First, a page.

Runtime: 130 minutes
Director: David F. Sandberg
Writers: Henry Gayden, Chris Morgan, Bill Parker and C.C. Beck (creators of Shazam)
Actors: Zachary Levi, Helen Mirren, Rachel Zegler, Lucy Liu, Marta Milans, Grace Caroline Currey, Adam Brody, Djimon Hounsou, Asher Angel, Jack Dylan Grazer
By Rosa Parra
Just when I am on the verge of giving up on superhero/comic book movies, here comes “Shazam! The Fury of the Gods” to give me a lightning ray of hope (pun definitely intended). Directed by David F. Sandberg and starring Zachary Levi, Asher Angel, Grace Fulton, Rachel Zegler, Jack Dylan Grazer, Helen Mirren, Lucy Liu and Marta Milans, this sequel follows Shazam and his siblings who’ve recently acquired superhero abilities as they’re faced with three sisters who are seeking the magic that was stolen from their father.
I absolutely loved this sequel. The action is epic. The story is thrilling and emotionally moving.
The essence of the first movie transfers, even though the threat and overall atmosphere in this film expand in scope. It’s been a very long time since I’ve had a roller coaster of emotions with a superhero film. I laughed, I cried and was fully invested in the outcome of this story, mainly thanks to its brilliant ability to handle various tones and mix them with intricate relationship dynamics. Grazer once again manages to steal every scene he’s in, and his dynamic with Zegler is cute.
The villains feel threatening and menacing. The stakes were high, and these antagonists felt more complex than just one-dimensional characters. And a lot has to do with the superb performances of Mirren, Liu, and Zegler. Their dynamic is believable, and I love the seriousness they bring to their roles and the film overall. We have three female antagonists whose threats aren’t devalued because they’re women. They are strong and powerful, and their presence commands the camera immediately from the very first time their characters are introduced (which is within the first few minutes of the film).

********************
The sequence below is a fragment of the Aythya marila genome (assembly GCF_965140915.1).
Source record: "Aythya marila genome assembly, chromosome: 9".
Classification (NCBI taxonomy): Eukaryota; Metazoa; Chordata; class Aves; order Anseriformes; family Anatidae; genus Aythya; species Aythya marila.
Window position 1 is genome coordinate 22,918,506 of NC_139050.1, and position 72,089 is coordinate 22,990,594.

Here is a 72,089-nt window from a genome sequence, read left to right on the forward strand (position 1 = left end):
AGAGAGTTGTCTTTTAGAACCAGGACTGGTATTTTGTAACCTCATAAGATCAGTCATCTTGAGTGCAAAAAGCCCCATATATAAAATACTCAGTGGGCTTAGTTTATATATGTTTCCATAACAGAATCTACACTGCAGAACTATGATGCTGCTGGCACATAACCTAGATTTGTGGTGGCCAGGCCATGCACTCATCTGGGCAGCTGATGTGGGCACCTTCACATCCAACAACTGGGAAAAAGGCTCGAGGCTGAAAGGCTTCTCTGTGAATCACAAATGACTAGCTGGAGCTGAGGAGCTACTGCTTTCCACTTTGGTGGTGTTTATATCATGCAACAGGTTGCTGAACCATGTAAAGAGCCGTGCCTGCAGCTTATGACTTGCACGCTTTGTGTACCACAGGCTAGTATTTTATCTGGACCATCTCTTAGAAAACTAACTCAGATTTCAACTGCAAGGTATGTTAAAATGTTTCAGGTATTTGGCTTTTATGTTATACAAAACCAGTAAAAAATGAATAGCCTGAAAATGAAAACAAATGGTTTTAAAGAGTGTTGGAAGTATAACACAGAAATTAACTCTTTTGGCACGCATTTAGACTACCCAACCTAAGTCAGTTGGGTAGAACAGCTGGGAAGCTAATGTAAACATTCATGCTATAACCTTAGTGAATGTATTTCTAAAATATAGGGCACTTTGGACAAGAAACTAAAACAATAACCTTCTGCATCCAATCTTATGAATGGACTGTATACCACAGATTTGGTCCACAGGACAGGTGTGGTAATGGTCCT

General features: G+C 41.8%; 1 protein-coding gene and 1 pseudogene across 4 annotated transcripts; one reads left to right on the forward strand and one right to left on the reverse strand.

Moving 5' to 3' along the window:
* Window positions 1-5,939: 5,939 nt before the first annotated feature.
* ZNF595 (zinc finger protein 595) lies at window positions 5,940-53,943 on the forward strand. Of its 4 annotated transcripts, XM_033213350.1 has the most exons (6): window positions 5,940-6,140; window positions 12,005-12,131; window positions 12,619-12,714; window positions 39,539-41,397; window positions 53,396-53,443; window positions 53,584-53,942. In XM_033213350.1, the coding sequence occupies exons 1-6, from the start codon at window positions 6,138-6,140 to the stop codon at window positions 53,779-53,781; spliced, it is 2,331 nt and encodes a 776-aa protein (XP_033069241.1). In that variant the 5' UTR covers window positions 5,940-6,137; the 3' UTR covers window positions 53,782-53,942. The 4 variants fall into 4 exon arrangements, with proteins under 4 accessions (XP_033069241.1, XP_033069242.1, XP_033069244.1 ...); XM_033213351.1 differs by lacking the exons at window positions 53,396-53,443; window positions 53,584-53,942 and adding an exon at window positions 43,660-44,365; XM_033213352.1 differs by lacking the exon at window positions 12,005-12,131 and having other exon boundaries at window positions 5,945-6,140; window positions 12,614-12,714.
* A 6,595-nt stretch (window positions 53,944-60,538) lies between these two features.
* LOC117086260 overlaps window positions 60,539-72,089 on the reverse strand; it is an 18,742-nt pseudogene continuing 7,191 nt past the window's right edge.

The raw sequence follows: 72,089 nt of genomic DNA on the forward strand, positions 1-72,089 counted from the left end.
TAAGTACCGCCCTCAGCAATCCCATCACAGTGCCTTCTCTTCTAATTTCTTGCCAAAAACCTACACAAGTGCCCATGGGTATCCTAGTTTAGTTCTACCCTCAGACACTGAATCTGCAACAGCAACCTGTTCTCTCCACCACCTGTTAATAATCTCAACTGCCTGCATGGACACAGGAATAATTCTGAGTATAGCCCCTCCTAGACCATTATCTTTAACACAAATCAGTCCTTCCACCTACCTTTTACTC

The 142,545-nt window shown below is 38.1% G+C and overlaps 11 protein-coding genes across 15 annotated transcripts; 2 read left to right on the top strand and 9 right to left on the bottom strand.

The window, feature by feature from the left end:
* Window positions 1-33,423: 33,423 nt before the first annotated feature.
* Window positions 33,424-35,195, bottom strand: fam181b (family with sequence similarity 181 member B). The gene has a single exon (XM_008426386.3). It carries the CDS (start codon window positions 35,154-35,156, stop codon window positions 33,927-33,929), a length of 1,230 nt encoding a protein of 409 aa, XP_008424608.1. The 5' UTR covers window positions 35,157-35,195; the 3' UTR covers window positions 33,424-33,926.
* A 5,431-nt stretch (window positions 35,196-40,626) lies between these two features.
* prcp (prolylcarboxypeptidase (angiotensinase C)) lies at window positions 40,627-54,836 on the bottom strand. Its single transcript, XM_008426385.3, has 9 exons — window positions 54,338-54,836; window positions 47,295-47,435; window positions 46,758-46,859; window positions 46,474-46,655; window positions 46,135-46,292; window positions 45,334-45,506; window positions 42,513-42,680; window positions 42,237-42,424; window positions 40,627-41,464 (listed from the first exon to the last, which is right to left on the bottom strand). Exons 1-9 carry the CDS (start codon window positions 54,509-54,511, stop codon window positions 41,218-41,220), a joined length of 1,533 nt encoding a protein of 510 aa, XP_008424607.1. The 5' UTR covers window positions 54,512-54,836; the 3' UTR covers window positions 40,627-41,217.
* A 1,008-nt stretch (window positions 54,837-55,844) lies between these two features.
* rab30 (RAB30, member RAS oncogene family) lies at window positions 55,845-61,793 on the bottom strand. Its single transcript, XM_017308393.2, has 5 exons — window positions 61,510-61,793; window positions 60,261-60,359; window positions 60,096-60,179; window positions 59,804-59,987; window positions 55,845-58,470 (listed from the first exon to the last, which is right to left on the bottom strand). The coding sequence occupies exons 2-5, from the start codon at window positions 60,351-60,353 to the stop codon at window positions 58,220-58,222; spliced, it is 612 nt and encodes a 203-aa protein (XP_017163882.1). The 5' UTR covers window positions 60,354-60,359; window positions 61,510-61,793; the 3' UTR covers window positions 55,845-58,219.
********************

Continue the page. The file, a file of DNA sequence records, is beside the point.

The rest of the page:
The best form of representation is the unspoken one. We tend to hyper-focus representation on race, ethnicity, gender and sexual orientation. We don’t often consider disability, physiques and even accents. DC films have always perfected the representation of diversity and inclusion, and this franchise specifically highlights the experience of being part of the foster system.
But the film doesn’t come without its problems. Some jokes can be a bit childish, but in this case, it’s expected because we are dealing with a group of children who are trying to figure out how to solve adult issues while also trying to navigate their teenage years. Some of the visuals can be CGI-heavy and distracting.
Overall, “Shazam! Fury of the Gods” is an epic, fun, heartfelt and engaging superhero movie that gives the genre a ray of hope. Its message highlighting the importance of family, individuality, and that anyone has the capacity of being a hero is welcomed and necessary. You’ll leave the film craving Skittles and perhaps hugging those close to you.
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